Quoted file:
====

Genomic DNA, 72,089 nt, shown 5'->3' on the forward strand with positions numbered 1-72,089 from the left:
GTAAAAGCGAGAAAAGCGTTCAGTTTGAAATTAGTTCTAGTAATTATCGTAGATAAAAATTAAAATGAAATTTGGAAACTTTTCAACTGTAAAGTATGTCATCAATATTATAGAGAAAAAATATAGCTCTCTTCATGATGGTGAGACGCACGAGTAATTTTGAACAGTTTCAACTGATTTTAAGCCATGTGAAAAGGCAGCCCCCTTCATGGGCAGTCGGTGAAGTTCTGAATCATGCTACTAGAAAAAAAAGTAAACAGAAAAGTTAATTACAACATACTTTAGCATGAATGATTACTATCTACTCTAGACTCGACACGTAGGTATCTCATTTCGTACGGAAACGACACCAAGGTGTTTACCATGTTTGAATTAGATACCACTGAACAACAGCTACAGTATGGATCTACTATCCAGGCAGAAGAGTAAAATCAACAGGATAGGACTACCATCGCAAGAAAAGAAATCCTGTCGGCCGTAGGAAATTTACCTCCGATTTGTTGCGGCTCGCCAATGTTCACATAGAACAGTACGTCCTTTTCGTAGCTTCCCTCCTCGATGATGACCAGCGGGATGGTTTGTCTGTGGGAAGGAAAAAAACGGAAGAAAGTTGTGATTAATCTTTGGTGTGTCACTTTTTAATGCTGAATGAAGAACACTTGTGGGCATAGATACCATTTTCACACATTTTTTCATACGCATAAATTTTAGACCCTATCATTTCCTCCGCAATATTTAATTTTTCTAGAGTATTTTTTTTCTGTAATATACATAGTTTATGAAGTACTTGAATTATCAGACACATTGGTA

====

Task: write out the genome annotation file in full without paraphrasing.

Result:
Genomic DNA, 72,089 nt, shown 5'->3' on the forward strand with positions numbered 1-72,089 from the left:
GTAAAAGCGAGAAAAGCGTTCAGTTTGAAATTAGTTCTAGTAATTATCGTAGATAAAAATTAAAATGAAATTTGGAAACTTTTCAACTGTAAAGTATGTCATCAATATTATAGAGAAAAAATATAGCTCTCTTCATGATGGTGAGACGCACGAGTAATTTTGAACAGTTTCAACTGATTTTAAGCCATGTGAAAAGGCAGCCCCCTTCATGGGCAGTCGGTGAAGTTCTGAATCATGCTACTAGAAAAAAAAGTAAACAGAAAAGTTAATTACAACATACTTTAGCATGAATGATTACTATCTACTCTAGACTCGACACGTAGGTATCTCATTTCGTACGGAAACGACACCAAGGTGTTTACCATGTTTGAATTAGATACCACTGAACAACAGCTACAGTATGGATCTACTATCCAGGCAGAAGAGTAAAATCAACAGGATAGGACTACCATCGCAAGAAAAGAAATCCTGTCGGCCGTAGGAAATTTACCTCCGATTTGTTGCGGCTCGCCAATGTTCACATAGAACAGTACGTCCTTTTCGTAGCTTCCCTCCTCGATGATGACCAGCGGGATGGTTTGTCTGTGGGAAGGAAAAAAACGGAAGAAAGTTGTGATTAATCTTTGGTGTGTCACTTTTTAATGCTGAATGAAGAACACTTGTGGGCATAGATACCATTTTCACACATTTTTTCATACGCATAAATTTTAGACCCTATCATTTCCTCCGCAATATTTAATTTTTCTAGAGTATTTTTTTTCTGTAATATACATAGTTTATGAAGTACTTGAATTATCAGACACATTGGTA